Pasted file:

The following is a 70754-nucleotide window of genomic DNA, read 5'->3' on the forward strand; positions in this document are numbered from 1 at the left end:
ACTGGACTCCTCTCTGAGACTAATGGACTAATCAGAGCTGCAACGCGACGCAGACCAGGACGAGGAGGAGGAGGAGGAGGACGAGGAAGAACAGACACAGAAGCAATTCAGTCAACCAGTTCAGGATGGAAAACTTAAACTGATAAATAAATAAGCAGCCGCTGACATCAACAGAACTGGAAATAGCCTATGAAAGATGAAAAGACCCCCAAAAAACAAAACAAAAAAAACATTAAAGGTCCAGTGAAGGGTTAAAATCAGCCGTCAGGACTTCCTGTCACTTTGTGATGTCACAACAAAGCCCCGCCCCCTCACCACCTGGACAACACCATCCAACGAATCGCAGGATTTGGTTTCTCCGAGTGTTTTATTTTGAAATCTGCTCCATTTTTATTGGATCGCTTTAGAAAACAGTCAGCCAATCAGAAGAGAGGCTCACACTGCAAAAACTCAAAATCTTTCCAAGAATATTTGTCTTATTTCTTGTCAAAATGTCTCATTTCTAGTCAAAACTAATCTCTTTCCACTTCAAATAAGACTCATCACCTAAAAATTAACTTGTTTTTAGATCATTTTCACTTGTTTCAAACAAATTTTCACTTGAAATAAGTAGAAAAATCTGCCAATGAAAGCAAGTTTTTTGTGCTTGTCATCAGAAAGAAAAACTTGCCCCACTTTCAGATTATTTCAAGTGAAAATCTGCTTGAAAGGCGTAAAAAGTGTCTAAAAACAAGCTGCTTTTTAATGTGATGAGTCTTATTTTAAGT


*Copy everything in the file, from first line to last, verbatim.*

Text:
The following is a 70754-nucleotide window of genomic DNA, read 5'->3' on the forward strand; positions in this document are numbered from 1 at the left end:
ACTGGACTCCTCTCTGAGACTAATGGACTAATCAGAGCTGCAACGCGACGCAGACCAGGACGAGGAGGAGGAGGAGGAGGACGAGGAAGAACAGACACAGAAGCAATTCAGTCAACCAGTTCAGGATGGAAAACTTAAACTGATAAATAAATAAGCAGCCGCTGACATCAACAGAACTGGAAATAGCCTATGAAAGATGAAAAGACCCCCAAAAAACAAAACAAAAAAAACATTAAAGGTCCAGTGAAGGGTTAAAATCAGCCGTCAGGACTTCCTGTCACTTTGTGATGTCACAACAAAGCCCCGCCCCCTCACCACCTGGACAACACCATCCAACGAATCGCAGGATTTGGTTTCTCCGAGTGTTTTATTTTGAAATCTGCTCCATTTTTATTGGATCGCTTTAGAAAACAGTCAGCCAATCAGAAGAGAGGCTCACACTGCAAAAACTCAAAATCTTTCCAAGAATATTTGTCTTATTTCTTGTCAAAATGTCTCATTTCTAGTCAAAACTAATCTCTTTCCACTTCAAATAAGACTCATCACCTAAAAATTAACTTGTTTTTAGATCATTTTCACTTGTTTCAAACAAATTTTCACTTGAAATAAGTAGAAAAATCTGCCAATGAAAGCAAGTTTTTTGTGCTTGTCATCAGAAAGAAAAACTTGCCCCACTTTCAGATTATTTCAAGTGAAAATCTGCTTGAAAGGCGTAAAAAGTGTCTAAAAACAAGCTGCTTTTTAATGTGATGAGTCTTATTTTAAGT